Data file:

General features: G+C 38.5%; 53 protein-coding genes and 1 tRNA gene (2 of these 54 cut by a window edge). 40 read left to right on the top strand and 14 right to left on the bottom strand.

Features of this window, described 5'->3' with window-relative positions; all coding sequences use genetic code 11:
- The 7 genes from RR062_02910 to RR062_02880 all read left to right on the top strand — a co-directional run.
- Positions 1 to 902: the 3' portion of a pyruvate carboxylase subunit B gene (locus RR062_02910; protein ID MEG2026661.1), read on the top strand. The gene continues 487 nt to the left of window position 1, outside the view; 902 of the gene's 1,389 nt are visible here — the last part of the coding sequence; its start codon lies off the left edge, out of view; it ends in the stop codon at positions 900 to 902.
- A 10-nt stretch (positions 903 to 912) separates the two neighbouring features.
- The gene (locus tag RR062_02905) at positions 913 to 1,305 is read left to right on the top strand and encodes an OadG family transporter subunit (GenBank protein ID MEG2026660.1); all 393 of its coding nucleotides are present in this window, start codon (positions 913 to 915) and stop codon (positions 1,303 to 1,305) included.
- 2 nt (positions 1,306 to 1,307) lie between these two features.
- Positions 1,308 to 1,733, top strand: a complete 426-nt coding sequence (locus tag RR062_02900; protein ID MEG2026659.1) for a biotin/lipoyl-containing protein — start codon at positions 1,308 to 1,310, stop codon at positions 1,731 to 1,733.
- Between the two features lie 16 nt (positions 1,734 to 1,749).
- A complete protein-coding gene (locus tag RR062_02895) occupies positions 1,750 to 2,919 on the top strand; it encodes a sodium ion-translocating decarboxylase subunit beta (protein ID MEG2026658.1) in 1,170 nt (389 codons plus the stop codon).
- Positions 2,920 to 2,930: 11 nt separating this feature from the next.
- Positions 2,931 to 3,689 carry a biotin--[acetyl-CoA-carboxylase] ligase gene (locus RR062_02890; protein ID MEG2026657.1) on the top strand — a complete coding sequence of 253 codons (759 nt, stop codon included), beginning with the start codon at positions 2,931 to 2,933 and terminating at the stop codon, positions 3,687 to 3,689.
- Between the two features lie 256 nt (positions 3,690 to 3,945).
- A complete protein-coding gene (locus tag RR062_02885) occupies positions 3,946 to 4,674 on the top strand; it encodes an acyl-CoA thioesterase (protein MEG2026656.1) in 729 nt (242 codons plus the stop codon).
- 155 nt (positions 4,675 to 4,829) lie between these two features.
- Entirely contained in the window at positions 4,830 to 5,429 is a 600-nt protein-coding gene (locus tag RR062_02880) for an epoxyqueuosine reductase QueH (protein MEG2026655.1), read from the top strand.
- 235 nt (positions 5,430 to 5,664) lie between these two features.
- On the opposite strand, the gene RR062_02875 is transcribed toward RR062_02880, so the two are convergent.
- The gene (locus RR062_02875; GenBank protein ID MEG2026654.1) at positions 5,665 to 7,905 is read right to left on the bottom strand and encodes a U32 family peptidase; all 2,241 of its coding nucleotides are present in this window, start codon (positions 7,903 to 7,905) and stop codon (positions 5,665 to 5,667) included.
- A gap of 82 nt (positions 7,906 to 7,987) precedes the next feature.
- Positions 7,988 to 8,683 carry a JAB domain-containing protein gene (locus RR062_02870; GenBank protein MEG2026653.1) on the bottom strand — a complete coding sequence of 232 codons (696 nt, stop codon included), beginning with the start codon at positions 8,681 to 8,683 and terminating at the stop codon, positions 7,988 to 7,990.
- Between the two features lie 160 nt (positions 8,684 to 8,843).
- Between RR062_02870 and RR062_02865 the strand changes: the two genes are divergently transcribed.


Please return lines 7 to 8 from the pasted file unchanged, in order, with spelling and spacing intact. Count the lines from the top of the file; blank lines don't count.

- 2 nt (positions 1,306 to 1,307) lie between these two features.
- Positions 1,308 to 1,733, top strand: a complete 426-nt coding sequence (locus tag RR062_02900; protein ID MEG2026659.1) for a biotin/lipoyl-containing protein — start codon at positions 1,308 to 1,310, stop codon at positions 1,731 to 1,733.